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IPv6: The engine of “The WEB of Things”



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IPv6: The engine of “The WEB of Things”


In previous articles we have explained the basis of the new Internet protocol and the fact that the Internet6 is growing rapidly, in parallel to the current network. In this new installment, we explain in a didactic way how IPv6 is called to become an essential part of the paradigm of the “WEB of things”.

Surely you have heard the terms M2M (Machine-to-Machine) and IoT (Internet-of-Things) on numerous occasions. The Internet of Things it means connecting millions of new autonomous devices to the network. The concept ranges from simple sensors or actuators to operate household appliances, to complex public lighting infrastructures or industrial systems, through cars and smart homes.

From the “Internet of things” to the “WEB of things”

If we carefully analyze many of the IoT solutions existing today, we will conclude that, strictly speaking, the devices are not really part of the Internet. For example, they do not have an IP address.

Furthermore, WEB services are not offered from the same devices, but from intermediate gateways or platforms. The latter are the ones that are actually present on the Internet and offer services to users.

Finally, as communication between devices and gateways is not an Internet standard, proprietary protocols and solutions have proliferated. In many cases, they are protected by patents and ultimately involve the payment of royalties for the development of new implementations. The following figure shows the alternative that we describe in this article.

In devices of a certain entity and powered by the electrical network, it is possible to use TCP / IP over WiFi or 3G networks, and for the device to implement the well-known REST-type WEB services for their management.

However, one of the challenges we face in the communication of the devices is that, in many cases, they are small sensors powered by batteries and linked to more powerful gateways through low-power radio networks (WSN networks or LowPAN).

These radio networks have a greater probability of message loss and for their optimal operation they require that the messages be as short as possible.

Due, using HTTP-REST over TCP / IP is inefficient and inadvisable in these environments.

However, as we will see below, improvements in component integration, energy consumption and new standards have finally prevented us from abandoning the idea that all devices, including small battery-powered sensors, have an IP address and offer their own services in the new WEB. Obviously, for there to be enough addresses, IPv4 does not work, it has to be IPv6.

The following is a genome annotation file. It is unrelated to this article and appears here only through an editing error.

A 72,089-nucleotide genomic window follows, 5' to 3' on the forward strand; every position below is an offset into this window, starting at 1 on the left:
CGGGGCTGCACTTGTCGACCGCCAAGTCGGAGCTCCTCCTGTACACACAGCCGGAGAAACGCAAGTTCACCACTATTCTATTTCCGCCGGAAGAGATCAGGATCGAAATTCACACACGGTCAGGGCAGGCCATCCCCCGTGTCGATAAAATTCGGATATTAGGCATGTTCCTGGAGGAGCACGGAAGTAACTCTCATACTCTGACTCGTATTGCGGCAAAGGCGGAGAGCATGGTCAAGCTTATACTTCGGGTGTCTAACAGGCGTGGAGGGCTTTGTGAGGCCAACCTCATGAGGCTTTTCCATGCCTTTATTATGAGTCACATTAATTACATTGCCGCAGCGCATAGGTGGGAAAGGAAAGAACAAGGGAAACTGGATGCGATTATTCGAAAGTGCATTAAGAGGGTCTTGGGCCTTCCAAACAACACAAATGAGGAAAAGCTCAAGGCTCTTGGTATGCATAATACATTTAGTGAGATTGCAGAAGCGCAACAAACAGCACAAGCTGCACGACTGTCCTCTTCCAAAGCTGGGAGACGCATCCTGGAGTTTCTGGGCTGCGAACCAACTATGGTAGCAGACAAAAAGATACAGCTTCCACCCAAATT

Thus, recently, the IETF (Internet Engineering Task Force, the organization of Internet protocol standards) has defined an alternative in the form of a standard so that these devices are actually connected to the Internet, more specifically to the Internet6. It is known by the name of “6LowPAN ”, the IPv6 of LowPAN networks (Low Power Area Networks).

The main difference with the previous model is that the devices are full-fledged Internet nodes, that is, they have an IPv6 address and a priori have end-to-end connectivity with any other node on the Internet6.

Furthermore, these end nodes (the devices) are the ones that directly offer the WEB services (measurements or commands with SensorML, XML, JSON standards, etc.). For this reason, it is said that 6LowPAN opens the paradigm of the “WEB of Things” (WoT, Web of Things) or “Internet of Embedded Systems”.

In any case, as we will see in the next section, the traditional scheme of REST services over HTTP / TCP is not used, but the new CoAP / UDP standard, notably extending the current WEB paradigm.

In the previous figure we can see that a gateway to the IPv6 Internet is also needed. However, it is simply a router (router) that compresses and expands the headers, following the 6LowPAN standard. Because of this, these networks and devices are just another part of the Internet6.

Furthermore, these are totally open technologies that anyone can implement without infringing patents or incurring intellectual property costs.

Finally, although the devices have all the intelligence to offer basic services on the Internet, this does not mean that we do not build platforms that allow us to manage them and provide more complex services. When it comes to platforms, the main advantage is that we avoid proprietary protocols and gateways that introduce delays, limitations and costs.

What is the architecture of this “Web of things” on the Internet6?